International Archives of Photogrammetry and Remote Sensing, Vol. 32, Part 7-4-3 W6, Valladolid, Spain, 3-4 June, 1999

Fig. 4. Flowchart of GLP data fusion procedure for two multi-spectral images, whose scale ratio is p/q. | p indicates down-sampling

by P-1P indicates up-sampling by p, that is interleaving a couple of adjacent samples along a row or a column with p — 1 zeroes.

r p is the p—reduction low-pass filter with frequency cutoff at 1/p and unity DC gain. e p is the p-expansion filter with frequency

cutoff at 1/p and DC gain equal top. A vector of weights {wi, l = 1,..., L} is introduced to equalize spectral contributions.

bic), 11 (fifth-order), 15 (seventh-order), and 23 (eleventh-order)

coefficients have been assessed (Aiazzi, 1997a). The term poly

nomial stems from interpolation and denotes that filtering is equal

to fitting an n—th order polynomial to nonzero samples. The 7-

taps kernel is widespread to yield a bicubic interpolation. In the

case p = 3, two kernels with 17 and 23 taps have been designed

for pyramid generation. For p = 5, a kernels with 29 coeffi

cients has been designed. It is noteworthy that half-band filters

have the even order coefficients, except zeroth, all identically null

(Crochiere, 1983). Analogously for filters with frequency cut-off

at one p-th of bandwidth, coefficients whose order is a nonzero

multiple of p are null as well. Thus, the half-band 23-taps filter

has 13 nonzero coefficients, while the 23-taps filter with cut-off

at 1/3 has 17 nonzero coefficients. The frequency responses of

all the filters are plotted in Figure 3. Frequency is normalized to

the sampling frequency fs which is known to be twice the band

width available to the discrete signal. The filter design stems from

a trade-off between selectivity (sharp frequency cut-off) and com

putational cost (number of nonzero coefficients). In addition, the

assumption of negligible aliasing allows to define the equivalent

filters at the k-th pyramid layer of GP and LP (Ranganath 1991)

and, hence, of GGP and GLP, which turn out to be actually a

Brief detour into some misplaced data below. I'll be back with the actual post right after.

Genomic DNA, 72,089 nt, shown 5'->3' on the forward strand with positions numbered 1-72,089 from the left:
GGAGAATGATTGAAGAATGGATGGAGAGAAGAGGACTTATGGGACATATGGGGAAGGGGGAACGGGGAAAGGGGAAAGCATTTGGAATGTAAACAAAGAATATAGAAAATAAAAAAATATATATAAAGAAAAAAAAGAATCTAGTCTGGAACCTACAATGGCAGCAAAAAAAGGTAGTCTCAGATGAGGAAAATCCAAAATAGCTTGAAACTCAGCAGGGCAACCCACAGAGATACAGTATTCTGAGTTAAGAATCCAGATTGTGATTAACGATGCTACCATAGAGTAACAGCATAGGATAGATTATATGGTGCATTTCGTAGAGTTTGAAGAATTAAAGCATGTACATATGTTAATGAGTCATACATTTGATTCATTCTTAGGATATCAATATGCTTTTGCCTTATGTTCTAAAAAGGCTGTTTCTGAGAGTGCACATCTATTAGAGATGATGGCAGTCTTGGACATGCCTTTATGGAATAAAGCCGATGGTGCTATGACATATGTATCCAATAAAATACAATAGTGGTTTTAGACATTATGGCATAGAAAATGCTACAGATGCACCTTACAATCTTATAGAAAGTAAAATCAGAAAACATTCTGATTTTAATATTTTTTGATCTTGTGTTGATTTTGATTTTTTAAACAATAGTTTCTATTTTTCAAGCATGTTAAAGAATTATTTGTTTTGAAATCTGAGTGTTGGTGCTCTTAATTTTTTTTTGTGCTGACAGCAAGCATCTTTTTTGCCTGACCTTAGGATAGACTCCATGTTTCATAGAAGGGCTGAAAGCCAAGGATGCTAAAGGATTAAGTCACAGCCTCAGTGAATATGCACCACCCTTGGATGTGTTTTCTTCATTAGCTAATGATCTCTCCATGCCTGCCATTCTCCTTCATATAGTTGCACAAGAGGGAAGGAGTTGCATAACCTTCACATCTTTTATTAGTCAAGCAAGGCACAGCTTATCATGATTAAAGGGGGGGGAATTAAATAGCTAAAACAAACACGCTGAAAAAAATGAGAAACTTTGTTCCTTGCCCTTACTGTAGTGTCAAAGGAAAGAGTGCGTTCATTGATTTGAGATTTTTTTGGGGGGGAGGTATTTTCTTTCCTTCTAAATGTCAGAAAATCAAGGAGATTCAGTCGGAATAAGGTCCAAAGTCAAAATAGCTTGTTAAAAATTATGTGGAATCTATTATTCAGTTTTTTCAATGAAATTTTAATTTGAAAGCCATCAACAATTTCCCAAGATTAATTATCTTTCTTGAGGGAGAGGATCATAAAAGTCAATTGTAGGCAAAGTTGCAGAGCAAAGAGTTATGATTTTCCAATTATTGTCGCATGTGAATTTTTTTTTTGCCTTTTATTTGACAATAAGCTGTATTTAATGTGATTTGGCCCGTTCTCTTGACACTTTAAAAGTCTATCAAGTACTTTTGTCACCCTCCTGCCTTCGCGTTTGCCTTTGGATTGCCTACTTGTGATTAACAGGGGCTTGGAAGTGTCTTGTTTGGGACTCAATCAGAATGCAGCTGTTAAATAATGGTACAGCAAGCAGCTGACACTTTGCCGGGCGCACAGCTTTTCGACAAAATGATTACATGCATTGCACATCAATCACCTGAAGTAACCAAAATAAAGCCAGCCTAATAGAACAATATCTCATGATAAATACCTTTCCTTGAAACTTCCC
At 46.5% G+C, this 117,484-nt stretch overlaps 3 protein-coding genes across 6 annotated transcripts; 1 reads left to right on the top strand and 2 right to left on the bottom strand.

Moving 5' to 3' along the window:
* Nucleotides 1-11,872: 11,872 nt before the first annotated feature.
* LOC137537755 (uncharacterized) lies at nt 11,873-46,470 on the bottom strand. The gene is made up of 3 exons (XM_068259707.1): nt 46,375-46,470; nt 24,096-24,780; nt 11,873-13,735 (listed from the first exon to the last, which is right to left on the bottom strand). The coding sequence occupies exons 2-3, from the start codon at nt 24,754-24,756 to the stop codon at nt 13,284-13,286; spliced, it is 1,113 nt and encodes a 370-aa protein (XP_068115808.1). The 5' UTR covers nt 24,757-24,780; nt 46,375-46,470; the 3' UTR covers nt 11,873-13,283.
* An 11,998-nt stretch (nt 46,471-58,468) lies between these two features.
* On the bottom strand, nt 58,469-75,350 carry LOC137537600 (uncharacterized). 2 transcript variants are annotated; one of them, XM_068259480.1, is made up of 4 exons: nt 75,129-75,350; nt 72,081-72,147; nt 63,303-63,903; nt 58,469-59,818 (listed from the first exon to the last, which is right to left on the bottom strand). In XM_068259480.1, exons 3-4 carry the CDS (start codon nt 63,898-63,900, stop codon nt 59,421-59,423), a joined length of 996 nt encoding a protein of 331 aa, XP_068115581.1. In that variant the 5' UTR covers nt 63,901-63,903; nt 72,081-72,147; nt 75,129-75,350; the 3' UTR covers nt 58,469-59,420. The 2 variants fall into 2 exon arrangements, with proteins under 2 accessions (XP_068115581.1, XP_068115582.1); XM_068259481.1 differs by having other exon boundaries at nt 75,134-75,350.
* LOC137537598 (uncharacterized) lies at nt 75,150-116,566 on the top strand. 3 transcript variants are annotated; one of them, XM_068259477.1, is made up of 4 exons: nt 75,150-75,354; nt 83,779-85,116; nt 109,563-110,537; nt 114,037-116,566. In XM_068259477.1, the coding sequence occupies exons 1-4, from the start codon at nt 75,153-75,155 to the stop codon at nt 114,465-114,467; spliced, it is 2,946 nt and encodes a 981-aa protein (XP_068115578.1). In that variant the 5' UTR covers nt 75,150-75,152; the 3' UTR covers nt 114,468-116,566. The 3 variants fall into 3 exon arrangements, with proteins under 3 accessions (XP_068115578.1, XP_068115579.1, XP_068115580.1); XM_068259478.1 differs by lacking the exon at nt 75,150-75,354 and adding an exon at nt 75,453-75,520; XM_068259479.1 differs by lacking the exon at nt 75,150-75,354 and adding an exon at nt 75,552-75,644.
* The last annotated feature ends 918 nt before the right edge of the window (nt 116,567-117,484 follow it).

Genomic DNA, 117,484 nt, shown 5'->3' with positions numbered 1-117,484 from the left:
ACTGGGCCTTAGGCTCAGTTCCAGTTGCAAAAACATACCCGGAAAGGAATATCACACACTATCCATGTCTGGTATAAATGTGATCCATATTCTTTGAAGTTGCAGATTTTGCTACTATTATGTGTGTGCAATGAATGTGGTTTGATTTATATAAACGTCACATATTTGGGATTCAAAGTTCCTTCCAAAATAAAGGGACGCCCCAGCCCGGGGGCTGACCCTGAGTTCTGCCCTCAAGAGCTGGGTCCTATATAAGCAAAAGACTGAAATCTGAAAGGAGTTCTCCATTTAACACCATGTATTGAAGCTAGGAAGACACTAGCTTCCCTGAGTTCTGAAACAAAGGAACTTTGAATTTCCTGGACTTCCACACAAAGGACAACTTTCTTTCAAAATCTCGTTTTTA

low-pass and band-pass structure, respectively.

3. GLP FUSION SCHEME

The flowchart reported in Figure 4 describes the data fusion al

gorithm for the general case of two image data sets, having differ

ent numbers of spectral bands, or equal number but wavelengths

not all the same, and ground scale ratio equal to p/q, that have

been preliminarily registered to each other, or better to the same

cartographic coordinate system. Note that fusion of two data sets

involves two levels of GLP, i.e. base-band at level K — 1.

Let Sj (1) , l = 1,..., L be the first data set made up of L multi-

spectral observations having lower resolution and size M x N.

Let S; (2) , / = 1,..., K be the second data set constituted by

another multi-spectral image having spatial resolution higher by

a factor p/q, but lower spectral resolution (K < L) and size

Mp/q x Np/q. The goal is to obtain a third set of L multi-

spectral images, S^\ each having the same spatial resolution as

S (2) . The upgrade of 5 (1) to the resolution of S (2) is the GLP of

S (2) calculated for k = 0. The images of the set S (1) have to be

expanded by p/q, i.e. interpolated by p and then reduced by q, to

match the scale of the data having finer spatial resolution. Then,

the high-pass component from S (2) is added to the expanded

l = 1,,L, which constitute the low-pass component,

in order to yield either a spatially enhanced set or a spectrally

enhanced set of multi-spectral observations, S\ z \ l = 1,..., L.

Equalization of high-pass features before merging is recom

mended for spatial enhancement, because the images to be fused

may exhibit different contrast. Thus, the high-frequency compo

nents of the data having the higher spatial resolution are weighted

by the ratio between the square root of the variances measured on

the base-bands.

Applicative cases of interest may be: 3 : 1, for spatial enhance

ment of Landsat TM (30 m) through SPOT-P (10 m) (Aiazzi,

1998), 3 : 2 for spectral enhancement of SPOT-XS (20 m)

through LANDSAT TM, 5 : 3 for spectral enhancement of multi-

spectral MOMS-2P (18 m) through Landsat TM. For spectral

enhancement, a decision based on physical congruence must be

embedded in the selection/combination of low-frequency coeffi

cients from the data having higher spectral resolution. Thus, the

weights wi may also be zero for certain couples of bands whose

fusion is a non-sense.